Tags: , , ,

  • Why does celebrity online behaviour affect ordinary people?
  • Technocratic culture: ‘Disconnect’
  • Perhaps we all just need to log off and have a good nap
  • Brexit: Should ‘ordinary people’ be taking a decision as big as this?
    • Momma Cyndi

      Isn’t this a tiny bit like wondering why white faces are conspicuously absent from ANC rallies? I presume the festival isn’t one of those ‘by invitation only’.

      The Cape is a strange place. Every time I visit there, it is always a little bit of a shock and I have to keep reminding myself that it really is a part of South Africa. Having said that, the old adage about ‘lyk soek lyk’ still rings true. My friends (of all colours) have very similar education and interests to mine.

    • Cam Cameron

      If a black person had organised the same festival and held it in a community hall in a black township, you won’t find the white participants loudly resenting the venue as being something which caused them discomfiture.

      There’s an article in the same paper about an annual film festival being held in a pretty wretched refugee camp somewhere in the Sahara and which draws nevertheless hundreds of movie-buffs every year. You don’t hear them griping about the venue.

      The grizzlers are invariably the ones who won’t get off their chumps and organise anything that ideally suits their own tastes best. They’ll snipe at other’s efforts.

    • Not news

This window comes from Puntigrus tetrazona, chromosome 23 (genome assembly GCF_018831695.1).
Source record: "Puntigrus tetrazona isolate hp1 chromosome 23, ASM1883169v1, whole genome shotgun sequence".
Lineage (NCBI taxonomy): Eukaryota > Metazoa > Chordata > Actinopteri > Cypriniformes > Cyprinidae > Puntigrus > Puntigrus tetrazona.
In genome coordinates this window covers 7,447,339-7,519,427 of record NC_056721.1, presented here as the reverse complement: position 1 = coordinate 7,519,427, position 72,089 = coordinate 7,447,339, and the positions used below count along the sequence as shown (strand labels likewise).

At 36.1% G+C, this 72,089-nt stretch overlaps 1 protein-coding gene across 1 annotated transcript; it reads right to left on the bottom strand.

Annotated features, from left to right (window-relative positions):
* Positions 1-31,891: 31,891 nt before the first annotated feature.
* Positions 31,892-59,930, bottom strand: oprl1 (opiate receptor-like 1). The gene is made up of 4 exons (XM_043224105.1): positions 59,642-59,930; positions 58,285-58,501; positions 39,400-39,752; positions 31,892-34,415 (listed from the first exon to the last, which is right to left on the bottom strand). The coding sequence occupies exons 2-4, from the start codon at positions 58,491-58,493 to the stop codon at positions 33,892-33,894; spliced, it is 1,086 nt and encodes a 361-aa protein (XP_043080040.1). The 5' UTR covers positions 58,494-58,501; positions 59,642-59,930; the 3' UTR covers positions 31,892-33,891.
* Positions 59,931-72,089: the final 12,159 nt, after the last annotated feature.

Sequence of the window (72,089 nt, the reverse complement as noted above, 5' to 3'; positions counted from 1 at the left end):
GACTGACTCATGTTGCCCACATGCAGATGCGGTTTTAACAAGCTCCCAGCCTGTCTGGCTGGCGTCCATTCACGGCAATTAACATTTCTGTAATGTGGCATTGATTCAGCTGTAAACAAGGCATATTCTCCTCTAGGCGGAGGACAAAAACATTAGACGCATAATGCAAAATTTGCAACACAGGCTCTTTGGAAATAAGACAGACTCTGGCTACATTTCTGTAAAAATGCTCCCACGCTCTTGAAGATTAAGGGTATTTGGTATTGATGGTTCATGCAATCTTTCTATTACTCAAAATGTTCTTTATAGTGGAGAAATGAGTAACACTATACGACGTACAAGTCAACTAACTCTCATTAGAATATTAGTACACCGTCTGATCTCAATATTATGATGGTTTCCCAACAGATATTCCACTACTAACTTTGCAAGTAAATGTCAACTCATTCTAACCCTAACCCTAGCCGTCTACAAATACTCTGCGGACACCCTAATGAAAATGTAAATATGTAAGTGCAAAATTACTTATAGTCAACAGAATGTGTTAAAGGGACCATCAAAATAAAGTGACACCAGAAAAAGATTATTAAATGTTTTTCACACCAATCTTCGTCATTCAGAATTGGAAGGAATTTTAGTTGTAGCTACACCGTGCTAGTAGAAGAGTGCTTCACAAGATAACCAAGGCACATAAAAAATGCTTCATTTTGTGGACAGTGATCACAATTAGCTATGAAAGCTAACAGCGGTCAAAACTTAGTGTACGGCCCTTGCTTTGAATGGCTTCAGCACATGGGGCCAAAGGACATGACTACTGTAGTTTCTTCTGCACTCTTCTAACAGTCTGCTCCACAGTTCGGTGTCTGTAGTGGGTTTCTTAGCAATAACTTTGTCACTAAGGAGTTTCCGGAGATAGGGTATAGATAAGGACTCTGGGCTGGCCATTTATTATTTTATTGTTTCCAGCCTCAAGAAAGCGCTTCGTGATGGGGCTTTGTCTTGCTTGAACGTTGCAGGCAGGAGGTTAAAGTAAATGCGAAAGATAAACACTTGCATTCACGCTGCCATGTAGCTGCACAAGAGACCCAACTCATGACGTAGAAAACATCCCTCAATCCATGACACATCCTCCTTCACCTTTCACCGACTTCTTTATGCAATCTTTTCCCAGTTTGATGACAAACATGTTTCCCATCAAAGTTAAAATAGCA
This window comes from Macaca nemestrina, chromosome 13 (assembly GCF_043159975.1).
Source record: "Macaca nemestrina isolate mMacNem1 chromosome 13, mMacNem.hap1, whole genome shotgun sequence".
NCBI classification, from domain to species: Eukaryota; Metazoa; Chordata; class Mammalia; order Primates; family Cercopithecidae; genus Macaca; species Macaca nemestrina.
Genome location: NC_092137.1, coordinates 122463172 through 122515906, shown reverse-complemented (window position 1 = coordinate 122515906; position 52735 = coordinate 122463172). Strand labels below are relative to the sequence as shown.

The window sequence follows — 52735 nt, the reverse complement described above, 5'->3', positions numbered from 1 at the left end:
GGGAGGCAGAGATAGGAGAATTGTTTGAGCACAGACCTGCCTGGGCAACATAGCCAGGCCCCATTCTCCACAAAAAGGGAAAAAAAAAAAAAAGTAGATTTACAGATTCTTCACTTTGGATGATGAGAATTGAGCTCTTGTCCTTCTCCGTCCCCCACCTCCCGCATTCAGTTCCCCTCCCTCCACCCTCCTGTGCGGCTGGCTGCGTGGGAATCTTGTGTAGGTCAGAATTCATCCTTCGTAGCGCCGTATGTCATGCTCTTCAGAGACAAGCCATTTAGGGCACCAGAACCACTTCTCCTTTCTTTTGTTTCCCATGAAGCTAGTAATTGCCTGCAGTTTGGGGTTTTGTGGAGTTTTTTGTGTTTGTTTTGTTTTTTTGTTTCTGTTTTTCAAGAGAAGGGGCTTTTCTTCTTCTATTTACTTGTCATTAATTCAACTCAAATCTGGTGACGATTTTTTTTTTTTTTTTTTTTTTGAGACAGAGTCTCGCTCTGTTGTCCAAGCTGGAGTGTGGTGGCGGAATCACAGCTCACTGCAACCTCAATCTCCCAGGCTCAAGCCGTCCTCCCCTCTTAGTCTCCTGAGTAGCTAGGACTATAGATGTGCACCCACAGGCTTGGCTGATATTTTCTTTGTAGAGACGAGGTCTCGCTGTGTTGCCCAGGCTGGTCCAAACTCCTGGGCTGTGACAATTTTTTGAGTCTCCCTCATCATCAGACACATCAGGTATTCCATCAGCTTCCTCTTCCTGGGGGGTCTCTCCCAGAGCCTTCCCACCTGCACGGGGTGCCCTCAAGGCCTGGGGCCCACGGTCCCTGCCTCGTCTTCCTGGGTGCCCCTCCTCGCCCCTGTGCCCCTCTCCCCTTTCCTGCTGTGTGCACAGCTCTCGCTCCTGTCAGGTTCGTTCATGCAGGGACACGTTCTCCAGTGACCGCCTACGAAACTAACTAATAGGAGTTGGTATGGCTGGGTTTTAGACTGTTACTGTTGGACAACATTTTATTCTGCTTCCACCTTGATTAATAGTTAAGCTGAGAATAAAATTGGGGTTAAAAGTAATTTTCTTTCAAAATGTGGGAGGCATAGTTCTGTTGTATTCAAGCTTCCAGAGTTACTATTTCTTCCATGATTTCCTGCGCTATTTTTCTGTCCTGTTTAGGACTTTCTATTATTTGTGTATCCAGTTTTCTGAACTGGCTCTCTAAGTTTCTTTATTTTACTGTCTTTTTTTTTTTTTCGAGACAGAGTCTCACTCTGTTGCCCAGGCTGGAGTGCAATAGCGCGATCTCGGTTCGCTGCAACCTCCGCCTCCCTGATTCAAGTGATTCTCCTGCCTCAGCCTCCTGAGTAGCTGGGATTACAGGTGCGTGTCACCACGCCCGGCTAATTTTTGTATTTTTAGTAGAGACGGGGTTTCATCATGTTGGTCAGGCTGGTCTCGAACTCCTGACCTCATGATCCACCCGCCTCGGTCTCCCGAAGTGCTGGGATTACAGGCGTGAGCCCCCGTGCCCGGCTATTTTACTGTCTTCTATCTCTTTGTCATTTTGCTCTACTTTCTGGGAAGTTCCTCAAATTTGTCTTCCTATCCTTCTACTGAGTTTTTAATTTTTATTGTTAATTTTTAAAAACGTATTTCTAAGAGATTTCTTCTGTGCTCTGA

Perhaps a solution would be to include other race groups on the various panels and programmes to get things moving in the right direction. But this is not a whites only issue. I regularly attend meetings, addresses and conferences that have a certain ideological character, to find that I am the only white person (woman) present. Black people, and black men in particular, have claimed/inherited these spaces and I am tolerated but largely lignored. I have never been invited to participate despite my experience and qualification to do so or my evident interest. Of greater concern to me though, is the attitude of black males in these spaces. Black women are treated in a cavalier fashion and rarely feature on the programmes either. Why? I also experienced this as an English speaker in in an conservative Afrikaans community. I was largely ingored and never once invited out socially – despite the fact that I invited people to my home. That was their choice and I had to live with it. When you work or move in spaces that are dominated by other cultures you will always be the minority. It is pointless taking offence because change is more often than not, a long and tedious process and if you want to particpate in the spaces, and create the momentum for change, you sometimes have to have a very thick skin. I don’t believe that people go out deliberately to offend. They are simply not interested in what I represent.